Lesson: Exploring the Magnetometer using the Raspberry Pi, the Sense HAT module, and Python

By: Robert Walsh


¿Que le dijo un imán a otro imán? Respuesta: Eres muy atractivo1

(What did one magnet tell another one? Answer: You are very attractive)

Does your smartphone or tablet have a compass app? Most do (or at least one is available if not installed by default). Have you ever used it? What kind of information does it provide? Have you ever wondered how it works?

Round grey and black compass

The compass app on your smartphone is intended to emulate (or pretend to be) a real compass like the one seen here. A compass uses a magnet to indicate which direction is north2. In this lesson, we will use a Raspberry Pi with the Sense HAT module to demonstrate how a compass works. To complete this activity, you will need:


The video below will walk you through creating a Python program that will point you in the right direction! Well, it will at least tell you which way is north. This is the same technology used in your smartphone to power the compass app.

Note: The download is a ZIP file and will have to be expanded to get to the Python source code. Python programs have an .py file extension.


The Sense HAT contains an inertial monitoring unit (IMU) that includes a component called a magnetometer3. “A magnetometer is a scientific instrument used to measure the strength and direction of the magnetic field in the vicinity of the instrument” (section 4.2.4, para. 1)4. The magnetometer translates its internal readings into a direction, so, just like a magnet, a magnetometer can tell us which way is north.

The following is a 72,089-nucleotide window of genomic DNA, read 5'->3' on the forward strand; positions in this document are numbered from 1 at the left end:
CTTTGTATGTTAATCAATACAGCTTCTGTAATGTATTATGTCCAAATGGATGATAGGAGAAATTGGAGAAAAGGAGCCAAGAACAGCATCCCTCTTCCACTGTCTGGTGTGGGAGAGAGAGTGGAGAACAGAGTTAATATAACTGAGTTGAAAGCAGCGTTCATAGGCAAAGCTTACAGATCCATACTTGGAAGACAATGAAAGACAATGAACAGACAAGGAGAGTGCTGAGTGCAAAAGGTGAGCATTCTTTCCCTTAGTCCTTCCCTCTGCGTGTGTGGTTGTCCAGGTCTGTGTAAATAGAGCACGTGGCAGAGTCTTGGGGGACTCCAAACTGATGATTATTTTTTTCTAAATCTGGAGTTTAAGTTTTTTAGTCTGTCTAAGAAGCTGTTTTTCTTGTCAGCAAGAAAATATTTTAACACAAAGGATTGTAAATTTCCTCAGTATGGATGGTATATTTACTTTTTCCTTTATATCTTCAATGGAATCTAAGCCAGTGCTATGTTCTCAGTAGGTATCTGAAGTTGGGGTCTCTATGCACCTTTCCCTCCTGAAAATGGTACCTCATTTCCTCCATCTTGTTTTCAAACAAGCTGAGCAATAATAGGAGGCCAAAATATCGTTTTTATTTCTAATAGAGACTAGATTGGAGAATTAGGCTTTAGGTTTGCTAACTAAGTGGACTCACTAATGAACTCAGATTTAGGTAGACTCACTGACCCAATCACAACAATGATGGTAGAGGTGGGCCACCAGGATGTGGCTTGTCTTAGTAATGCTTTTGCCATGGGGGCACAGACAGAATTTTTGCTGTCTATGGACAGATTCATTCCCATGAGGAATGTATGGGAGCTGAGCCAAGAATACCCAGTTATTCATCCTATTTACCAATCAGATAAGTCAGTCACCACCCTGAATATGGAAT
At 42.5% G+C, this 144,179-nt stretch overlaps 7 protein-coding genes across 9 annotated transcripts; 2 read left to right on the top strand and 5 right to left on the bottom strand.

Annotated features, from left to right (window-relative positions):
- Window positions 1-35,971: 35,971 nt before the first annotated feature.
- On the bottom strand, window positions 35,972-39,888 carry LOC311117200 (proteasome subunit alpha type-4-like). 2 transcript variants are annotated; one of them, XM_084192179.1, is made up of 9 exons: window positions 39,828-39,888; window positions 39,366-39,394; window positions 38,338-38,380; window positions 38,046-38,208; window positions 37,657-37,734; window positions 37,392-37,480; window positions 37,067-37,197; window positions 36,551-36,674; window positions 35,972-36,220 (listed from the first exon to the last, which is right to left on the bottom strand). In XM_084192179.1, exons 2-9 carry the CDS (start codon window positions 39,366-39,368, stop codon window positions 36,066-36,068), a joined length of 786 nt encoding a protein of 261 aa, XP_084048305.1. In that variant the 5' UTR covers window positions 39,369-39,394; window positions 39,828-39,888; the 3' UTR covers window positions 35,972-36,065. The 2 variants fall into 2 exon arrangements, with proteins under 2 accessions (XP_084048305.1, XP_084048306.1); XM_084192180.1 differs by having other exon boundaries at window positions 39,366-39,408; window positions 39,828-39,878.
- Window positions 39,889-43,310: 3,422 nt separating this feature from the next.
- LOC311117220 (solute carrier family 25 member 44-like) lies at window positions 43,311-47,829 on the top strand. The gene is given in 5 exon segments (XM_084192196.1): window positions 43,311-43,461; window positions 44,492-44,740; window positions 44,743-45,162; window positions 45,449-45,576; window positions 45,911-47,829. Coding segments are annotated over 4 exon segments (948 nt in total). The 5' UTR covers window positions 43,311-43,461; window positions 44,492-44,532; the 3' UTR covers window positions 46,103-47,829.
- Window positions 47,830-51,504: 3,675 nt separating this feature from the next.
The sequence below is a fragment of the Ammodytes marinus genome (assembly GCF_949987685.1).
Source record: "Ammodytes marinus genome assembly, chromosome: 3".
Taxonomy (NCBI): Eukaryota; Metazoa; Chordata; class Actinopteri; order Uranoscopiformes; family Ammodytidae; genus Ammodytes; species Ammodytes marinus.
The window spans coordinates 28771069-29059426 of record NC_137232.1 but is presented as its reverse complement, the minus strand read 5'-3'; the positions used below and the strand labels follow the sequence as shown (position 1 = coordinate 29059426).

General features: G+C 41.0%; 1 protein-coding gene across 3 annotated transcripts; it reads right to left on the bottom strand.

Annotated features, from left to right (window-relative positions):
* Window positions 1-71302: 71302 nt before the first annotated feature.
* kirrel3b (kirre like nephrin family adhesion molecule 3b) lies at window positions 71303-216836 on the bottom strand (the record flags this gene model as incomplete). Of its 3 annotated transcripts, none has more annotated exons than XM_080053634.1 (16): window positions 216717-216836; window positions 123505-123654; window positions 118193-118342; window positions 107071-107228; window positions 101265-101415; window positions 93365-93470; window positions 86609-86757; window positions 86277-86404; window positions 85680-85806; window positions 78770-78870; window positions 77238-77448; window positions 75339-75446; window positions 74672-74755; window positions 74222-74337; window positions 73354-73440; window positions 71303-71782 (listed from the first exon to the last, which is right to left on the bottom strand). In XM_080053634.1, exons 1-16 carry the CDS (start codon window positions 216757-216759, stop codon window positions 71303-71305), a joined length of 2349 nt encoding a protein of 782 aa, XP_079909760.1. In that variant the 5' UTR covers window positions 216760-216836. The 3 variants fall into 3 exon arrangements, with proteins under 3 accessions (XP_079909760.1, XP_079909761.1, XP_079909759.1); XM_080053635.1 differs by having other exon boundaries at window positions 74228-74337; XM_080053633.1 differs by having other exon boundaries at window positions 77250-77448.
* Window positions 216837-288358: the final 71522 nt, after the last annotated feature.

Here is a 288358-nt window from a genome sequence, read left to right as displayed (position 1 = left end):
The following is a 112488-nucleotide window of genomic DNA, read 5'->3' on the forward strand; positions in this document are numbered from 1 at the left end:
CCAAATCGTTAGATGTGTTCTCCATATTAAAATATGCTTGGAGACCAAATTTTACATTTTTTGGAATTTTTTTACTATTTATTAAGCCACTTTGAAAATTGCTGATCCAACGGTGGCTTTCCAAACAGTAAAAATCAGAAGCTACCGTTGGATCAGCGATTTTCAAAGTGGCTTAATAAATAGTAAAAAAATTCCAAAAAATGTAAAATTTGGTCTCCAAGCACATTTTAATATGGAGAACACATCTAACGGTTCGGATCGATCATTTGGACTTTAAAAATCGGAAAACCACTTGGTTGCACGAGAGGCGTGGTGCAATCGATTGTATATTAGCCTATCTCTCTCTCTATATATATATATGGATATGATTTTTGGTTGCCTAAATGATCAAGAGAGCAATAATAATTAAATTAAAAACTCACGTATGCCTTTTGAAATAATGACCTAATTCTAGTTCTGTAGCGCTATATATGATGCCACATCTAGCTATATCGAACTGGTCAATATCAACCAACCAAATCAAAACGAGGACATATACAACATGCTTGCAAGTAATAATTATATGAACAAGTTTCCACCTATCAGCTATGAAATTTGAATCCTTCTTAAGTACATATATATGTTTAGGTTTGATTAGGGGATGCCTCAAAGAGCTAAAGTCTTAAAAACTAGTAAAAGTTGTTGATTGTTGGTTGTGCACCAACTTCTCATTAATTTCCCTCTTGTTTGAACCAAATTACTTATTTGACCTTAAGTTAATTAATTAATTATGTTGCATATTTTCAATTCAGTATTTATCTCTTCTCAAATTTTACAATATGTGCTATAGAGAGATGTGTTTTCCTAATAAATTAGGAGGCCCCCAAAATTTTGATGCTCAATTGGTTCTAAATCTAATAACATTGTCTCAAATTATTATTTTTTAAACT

Evidence exists to suggest that humankind has understood the principles of magnetism since the very earliest recorded history. Compasses were first used to aid navigation beginning around 1000 or 1100 CE in China2. Today, compasses can be found in scouts’ backpacks as well as in airplanes and spacecraft. Some may be actual magnets while others use magnetometers just like the one in the Sense HAT module.

In our Python code, we queried the Sense HAT’s magnetometer, and it told us the direction of north measured in degrees. We then translated those degrees into XY coordinates to determine which pixels on the Sense HAT’s LED matrix to light up. As the Raspberry Pi and the Sense HAT are rotated, the magnetometer updates and our Python code redraws the display on the LED matrix so that the lit pixels are always point north.


Apple was perhaps the first company to incorporate the magnetometer into their smartphones in 2009. In October, 2020, Apple filed for a new patent describing how the magnetometer could be made to provide more accurate readings5.

Researchers have found other ways to improve the accuracy of magnetometers, particularly when they are used in environments that distort or interfere with the Earth’s natural magnetic fields. In one such innovation, multiple magnetometers are used, and their readings are combined using a complex mathematical formula. This technology is used in virtual reality video games and in a system used to assist patients when rehabilitating after certain kinds of injuries6.